Political implications

Having tied his first term inextricably to the success of the coal industry and enhanced trade with Asia, Prime Minister Abbott could face a significant setback if FTA talks sour.

Abbott, who famously led the first successful effort to repeal a national carbon tax earlier this year, called the Chinese coal tax a “hiccup” on Friday, before assuring media that negotiations would continue on schedule. The Australian premier also championed the repeal of the country’s controversial mining tax, which went through just last month.

On Monday, Abbott remained upbeat as he attended a mine opening in Queensland.  “Coal is good for humanity,” Abbott proclaimed, adding that he believed coal would be the world’s principal energy source “for many decades to come.”

China’s decision also comes at a time when experts have been calling for a transition to a low-carbon economy, such as in the New Climate Economy Report released ahead of the UN Climate Summit last month. (See BioRes, 30 September 2014)

Countries are looking to agree on a binding global climate deal by the end of next year, to take effect from 2020 onward. The policies of China and Australia, both major greenhouse gas emitters, have thus been watched closely in this context. For its part, the Asian economy has also been taking steps to reduce pollution and increase spending on cleaner energy sources.

Back in Australia, another fight on the carbon subject could soon be on the horizon, with Bill Shorten – leader of the main opposition Labor Party – pledging to push for carbon pricing policies during the next federal election campaign. (See BioRes, 15 October 2014)

Numbers on coal

Environmentalists have expressed outraged by the carbon and mining tax repeals, while opponents of these taxes have highlighted the important role coal plays within the Australian economy.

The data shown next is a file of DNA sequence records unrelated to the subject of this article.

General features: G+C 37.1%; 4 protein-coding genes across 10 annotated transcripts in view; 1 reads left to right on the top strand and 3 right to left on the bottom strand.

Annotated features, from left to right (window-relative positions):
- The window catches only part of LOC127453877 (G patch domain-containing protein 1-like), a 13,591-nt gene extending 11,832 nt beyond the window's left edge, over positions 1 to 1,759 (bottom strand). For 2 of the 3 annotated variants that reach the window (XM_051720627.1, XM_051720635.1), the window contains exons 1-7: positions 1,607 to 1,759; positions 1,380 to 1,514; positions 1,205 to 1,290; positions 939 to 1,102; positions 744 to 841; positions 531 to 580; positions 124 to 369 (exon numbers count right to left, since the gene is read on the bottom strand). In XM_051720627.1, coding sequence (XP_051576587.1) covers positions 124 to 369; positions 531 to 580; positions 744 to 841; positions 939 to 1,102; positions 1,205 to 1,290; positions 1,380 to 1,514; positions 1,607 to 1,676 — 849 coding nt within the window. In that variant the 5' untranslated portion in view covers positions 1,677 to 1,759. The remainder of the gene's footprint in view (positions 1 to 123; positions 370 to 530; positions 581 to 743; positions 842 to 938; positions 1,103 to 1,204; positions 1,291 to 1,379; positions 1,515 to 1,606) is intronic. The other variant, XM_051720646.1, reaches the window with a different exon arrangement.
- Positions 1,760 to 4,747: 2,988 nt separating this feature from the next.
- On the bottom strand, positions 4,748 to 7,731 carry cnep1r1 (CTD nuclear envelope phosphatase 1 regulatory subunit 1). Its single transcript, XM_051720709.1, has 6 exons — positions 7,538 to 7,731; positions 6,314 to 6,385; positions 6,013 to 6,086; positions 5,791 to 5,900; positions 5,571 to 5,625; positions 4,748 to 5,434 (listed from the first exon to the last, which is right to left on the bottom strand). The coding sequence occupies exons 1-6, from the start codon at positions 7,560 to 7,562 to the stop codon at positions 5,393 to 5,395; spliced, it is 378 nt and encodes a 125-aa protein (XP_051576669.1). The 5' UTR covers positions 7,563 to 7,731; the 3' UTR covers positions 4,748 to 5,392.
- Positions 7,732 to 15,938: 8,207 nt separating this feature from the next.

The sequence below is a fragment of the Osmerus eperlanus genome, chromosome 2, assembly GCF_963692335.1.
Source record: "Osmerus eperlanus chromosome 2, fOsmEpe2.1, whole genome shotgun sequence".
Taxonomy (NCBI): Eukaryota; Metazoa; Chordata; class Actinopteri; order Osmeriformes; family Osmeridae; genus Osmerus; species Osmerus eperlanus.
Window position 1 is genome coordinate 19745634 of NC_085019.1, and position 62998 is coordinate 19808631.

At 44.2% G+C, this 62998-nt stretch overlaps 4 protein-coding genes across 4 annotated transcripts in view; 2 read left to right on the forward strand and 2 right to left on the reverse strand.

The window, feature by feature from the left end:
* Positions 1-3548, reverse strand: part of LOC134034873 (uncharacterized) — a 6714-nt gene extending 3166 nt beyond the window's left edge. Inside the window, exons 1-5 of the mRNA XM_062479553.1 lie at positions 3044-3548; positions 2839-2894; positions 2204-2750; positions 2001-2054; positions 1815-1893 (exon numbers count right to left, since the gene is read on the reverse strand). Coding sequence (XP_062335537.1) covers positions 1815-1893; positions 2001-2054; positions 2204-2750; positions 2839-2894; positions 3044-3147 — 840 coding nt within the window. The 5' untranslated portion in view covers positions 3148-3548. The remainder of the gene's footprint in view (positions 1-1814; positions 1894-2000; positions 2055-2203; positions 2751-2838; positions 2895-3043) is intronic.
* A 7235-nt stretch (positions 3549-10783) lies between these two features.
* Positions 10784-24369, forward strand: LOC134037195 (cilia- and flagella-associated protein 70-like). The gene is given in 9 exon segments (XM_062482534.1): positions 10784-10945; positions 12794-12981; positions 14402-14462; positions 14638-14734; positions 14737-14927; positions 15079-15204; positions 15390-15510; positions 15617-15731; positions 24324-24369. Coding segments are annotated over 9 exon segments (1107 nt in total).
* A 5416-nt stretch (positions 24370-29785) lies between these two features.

Last year, China imported over 61 million tonnes of Australian coal.  Meanwhile, the total value of trade between Australia and China stood at US$120.2 billion, making Australia China’s second-largest trading partner, after the US.

Should the recently-confirmed tariffs persist, coal analysts in Beijing estimate that pricing issues might cut annual Australian coal production by up to 20 tonnes.  In the last two years, 12,500 Australian mining jobs have already taken a hit, largely as a result of depressed prices.

ICTSD reporting; “China’s push for coal import tariff could cost Australian mining jobs,” ABC NEWS AUSTRALIA, 10 October 2014; “UPDATE 2-Australia miners push for China tariff relief for battered coal sector,” REUTERS, 10 October 2014; “Australia hit by China coal tariff move,” FINANCIAL TIMES, 10 October 2014; “Abbott vows to fight China coal tariffs,” THE AUSTRALIAN FINANCIAL REVIEW, 11 October 2014;  “Tony Abbott says ‘coal is good for humanity’ while opening mine,” THE GUARDIAN, 13 October 2014; “Crucial final stages of free trade talks between Canberra and Beijing,” COAL GURU, 11 October 2014; COLUMN-China coal tariff sends message to cut supply: Russell,” REUTERS, 9 October 2014; “China’s new import tariff the last straw for struggling coalminers,” THE AUSTRALIAN, 11 October 2014.